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9352663965_8676c69f21_kHer feet catches my attention. The darkened patches on her ankles and toes are calling my name.

She’s light skinned, that skin shade that comes from a container most likely prepared by a Yoruba Maami. Yes I said it, Yoruba Maami. Before you come for me with your tribal pride and swords, think of all the bleachers you know and shut up.

Her color! It reminds me of “Yellow fever.” Like Fela, I want to sing “you dey bleach o, you dey bleach.” I want to sing the song for her, to her. There’s no Fela song I don’t know. There’s no Fela song I couldn’t sing every word of.

I am my father’s child, the man would sits on his “throne” with a stick of Benson & Hedges glowing between his lips, a Fela cassette playing on the stereo. From time to time, he’d exclaim “Fela is a god! A fucking god!”

“Beast of No Nation” was my father’s favorite album. He said going to prison brought out Fela’s true genius. One of my father’s favorite stories was about Fela’s victory over Abiola.

Abami eda had been signed to MKO Abiola’s Decca records, and the label refused to pay his royalties. When Fela went to protest, he and his group got tear gassed and harassed.

How did Fela retaliate? He got a truckload of shit, yes! Good old shit, faecal matter— if you wanna be scientific—and offloaded it in Abiola’s luxurious compound at Ikeja. In true Fela fashion, his next album was all about Abiola, the “International Thief Thief” album and songs like “You gimme shit, I give you shit.”

If my father were in a good mood and that was usually dependent on the number of empty Star or Guinness bottles by his side, he’d tell me other stories. He’d tell me how Jimmy Cliff sang the best song in the world—the song Vietnam.

I am my mother’s child. I have never missed Sunday mass before, and only ill-health has made me miss daily mass. I’d kneel beside my mother every morning to receive communion and to pray for my father’s soul. I knew all the homilies and could conduct the mass in my sleep. I also knew all the gospel songs. There’s no Patty Obasey or Helen Nkume or Paul Nwokocha song I can’t sing backward. I’ve read the bible from cover to cover six times, and I had Latin lessons as a child just so I could sing the Latin songs and homilies at mass.

I am my own man. I think 2face Idibia is the most important artist Nigeria has ever produced. I think Beyonce is overrated (dodges the bees) and Rihanna is the best thing that has happened to music in this millennium.

I do not smoke because when I was ten, I saw an antismoking documentary that compared the lungs of smokers and nonsmokers. The blackened lungs of the smokers scared the living shit out of me, nothing and no one can make me smoke now.

The woman—the walking advert for skin cancer, notices me and smiles. Confidence and arrogance are embedded in that smile. I am sure she thinks she is irresistible to anyone who has a penis. This teenage boy wants to go to her and sing.

Who steal your bleaching?

Your precious bleaching?

You buy am for shopping

For forty naira

You self all yellow

How you go find out?

Your face go yellow

Your yansh go black

Your moustache go show

Your skin go scatter

You go die o

You go die o

You go die o

You go die o

You devy bleach o, you dey bleach!

I smile at her and continue my journey to the market.

 

*********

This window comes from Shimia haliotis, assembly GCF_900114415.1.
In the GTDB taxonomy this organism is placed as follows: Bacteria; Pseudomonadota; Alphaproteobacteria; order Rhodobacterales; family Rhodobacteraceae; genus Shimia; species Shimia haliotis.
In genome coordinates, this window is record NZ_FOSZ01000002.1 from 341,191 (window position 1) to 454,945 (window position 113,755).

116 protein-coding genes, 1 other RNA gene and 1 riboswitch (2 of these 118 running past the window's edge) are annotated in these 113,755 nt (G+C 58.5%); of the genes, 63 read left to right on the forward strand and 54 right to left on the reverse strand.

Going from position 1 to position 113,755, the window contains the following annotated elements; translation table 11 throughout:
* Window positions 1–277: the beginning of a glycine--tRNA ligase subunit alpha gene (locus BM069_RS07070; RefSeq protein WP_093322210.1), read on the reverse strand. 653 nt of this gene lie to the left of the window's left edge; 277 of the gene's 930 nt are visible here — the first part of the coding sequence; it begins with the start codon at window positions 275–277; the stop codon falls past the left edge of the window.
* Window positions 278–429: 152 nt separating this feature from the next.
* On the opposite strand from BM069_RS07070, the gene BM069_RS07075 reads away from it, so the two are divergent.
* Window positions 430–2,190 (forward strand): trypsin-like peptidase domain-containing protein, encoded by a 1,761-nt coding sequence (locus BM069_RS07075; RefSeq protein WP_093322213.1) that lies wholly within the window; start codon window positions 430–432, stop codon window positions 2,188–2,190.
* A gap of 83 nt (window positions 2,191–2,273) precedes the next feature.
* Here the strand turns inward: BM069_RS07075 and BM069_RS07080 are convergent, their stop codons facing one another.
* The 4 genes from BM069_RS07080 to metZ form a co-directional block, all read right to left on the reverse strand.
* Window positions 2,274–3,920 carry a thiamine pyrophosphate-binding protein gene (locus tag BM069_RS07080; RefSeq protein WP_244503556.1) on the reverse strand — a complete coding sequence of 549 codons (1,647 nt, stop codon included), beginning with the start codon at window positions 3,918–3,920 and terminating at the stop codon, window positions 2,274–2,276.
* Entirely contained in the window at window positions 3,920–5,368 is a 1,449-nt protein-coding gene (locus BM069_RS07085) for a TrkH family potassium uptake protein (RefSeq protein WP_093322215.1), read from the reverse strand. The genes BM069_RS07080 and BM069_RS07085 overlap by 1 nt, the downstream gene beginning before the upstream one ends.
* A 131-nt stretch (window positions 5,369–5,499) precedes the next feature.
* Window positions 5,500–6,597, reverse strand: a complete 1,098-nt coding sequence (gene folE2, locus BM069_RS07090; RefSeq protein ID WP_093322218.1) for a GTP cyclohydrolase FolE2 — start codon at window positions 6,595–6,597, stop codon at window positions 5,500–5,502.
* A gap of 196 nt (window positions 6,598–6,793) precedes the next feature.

Post image by Daniel Lobo via Flickr

About the Author:

Portrait - AdaezeBorn and bred in Lagos but buttered and toasted in various locations in Benin, Bida and a couple of times on the Benin-Ore expressway. Adaeze likes to laugh(which should never be construed as showing off her gap tooth) and totally loooooooves Lionel Richie, who still comes in second to a meal of fried over-ripe plantains garnished with liver and gizzard and a bottle of ice cold Ribena or Coca-Cola. Her fondest wish is to be a member of an eclectic think-tank that gets to travel around the world… However till then, Adaeze is a writer and a reluctant pharmacist.

 

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Ainehi Edoro is an Assistant Professor of English at the University of Wisconsin-Madison where she teaches African literature. She received her doctorate at Duke University. She is the founder and editor of Brittle Paper and series editor of Ohio University Press’s Modern African Writer’s imprint.

6 Responses to “Yellow Fever | by Adaeze Ezewa | African Non-Fiction” Subscribe

  1. chinenye November 12, 2015 at 10:47 am #

    Had a long lengthy laughter reading. I like…

  2. Hannah November 12, 2015 at 3:10 pm #

    Enjoyed this.

    Question, though: is it really non-fiction if it’s not about the author’s personal experience? Or is it someone else’s experience? Someone she knows, I mean. Because “this teenage boy…”

  3. Ibukunwrites November 29, 2015 at 12:42 am #

    Hehehehehe! I love it. Well done Adaeze

  4. Nedoux December 3, 2015 at 3:40 am #

    Hi Adaeze,

    This was brilliant, like a wonderful mash up of bits and pieces that held my attention till the very end.

    I already know that I will end up on YouTube searching for Yellow Fever. 😉

Trackbacks/Pingbacks

  1. Omooba Vs Duru | chynanu's Blog | a mixed bouquet - November 26, 2015

    […] PPS: I also wrote something that got featured on brittle paper. Again, my ministry needs boosting 😉 Here’s the link Yellow fever […]

  2. Ibukun’s tag. | chynanu's Blog | a mixed bouquet - November 26, 2015

    […] PPS: I also wrote something that got featured on brittle paper. Again, my ministry needs boosting 😉 Here’s the link Yellow fever […]

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